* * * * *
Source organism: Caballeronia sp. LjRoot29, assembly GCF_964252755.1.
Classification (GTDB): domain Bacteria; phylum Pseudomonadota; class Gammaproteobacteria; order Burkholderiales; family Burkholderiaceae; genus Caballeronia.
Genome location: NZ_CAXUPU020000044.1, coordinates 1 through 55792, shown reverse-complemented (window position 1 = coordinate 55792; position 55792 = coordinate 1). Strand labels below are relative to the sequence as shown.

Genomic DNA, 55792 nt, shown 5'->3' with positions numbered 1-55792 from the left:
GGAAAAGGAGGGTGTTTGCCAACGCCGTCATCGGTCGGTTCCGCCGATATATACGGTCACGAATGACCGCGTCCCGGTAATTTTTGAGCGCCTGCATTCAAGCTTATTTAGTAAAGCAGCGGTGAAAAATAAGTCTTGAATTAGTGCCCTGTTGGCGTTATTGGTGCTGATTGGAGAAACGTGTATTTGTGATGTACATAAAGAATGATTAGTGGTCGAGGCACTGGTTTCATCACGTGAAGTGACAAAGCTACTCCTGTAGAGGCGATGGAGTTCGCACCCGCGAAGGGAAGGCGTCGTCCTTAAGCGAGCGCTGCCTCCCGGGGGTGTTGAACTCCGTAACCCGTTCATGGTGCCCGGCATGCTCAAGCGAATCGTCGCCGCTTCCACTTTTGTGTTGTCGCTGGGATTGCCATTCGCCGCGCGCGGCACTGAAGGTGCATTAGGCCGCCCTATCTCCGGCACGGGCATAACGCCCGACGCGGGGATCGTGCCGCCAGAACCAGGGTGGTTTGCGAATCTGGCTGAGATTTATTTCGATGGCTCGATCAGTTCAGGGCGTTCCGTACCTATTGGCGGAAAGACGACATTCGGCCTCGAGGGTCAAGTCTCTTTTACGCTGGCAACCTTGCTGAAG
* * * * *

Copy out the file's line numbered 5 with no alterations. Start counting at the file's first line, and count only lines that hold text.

GGAAAAGGAGGGTGTTTGCCAACGCCGTCATCGGTCGGTTCCGCCGATATATACGGTCACGAATGACCGCGTCCCGGTAATTTTTGAGCGCCTGCATTCAAGCTTATTTAGTAAAGCAGCGGTGAAAAATAAGTCTTGAATTAGTGCCCTGTTGGCGTTATTGGTGCTGATTGGAGAAACGTGTATTTGTGATGTACATAAAGAATGATTAGTGGTCGAGGCACTGGTTTCATCACGTGAAGTGACAAAGCTACTCCTGTAGAGGCGATGGAGTTCGCACCCGCGAAGGGAAGGCGTCGTCCTTAAGCGAGCGCTGCCTCCCGGGGGTGTTGAACTCCGTAACCCGTTCATGGTGCCCGGCATGCTCAAGCGAATCGTCGCCGCTTCCACTTTTGTGTTGTCGCTGGGATTGCCATTCGCCGCGCGCGGCACTGAAGGTGCATTAGGCCGCCCTATCTCCGGCACGGGCATAACGCCCGACGCGGGGATCGTGCCGCCAGAACCAGGGTGGTTTGCGAATCTGGCTGAGATTTATTTCGATGGCTCGATCAGTTCAGGGCGTTCCGTACCTATTGGCGGAAAGACGACATTCGGCCTCGAGGGTCAAGTCTCTTTTACGCTGGCAACCTTGCTGAAG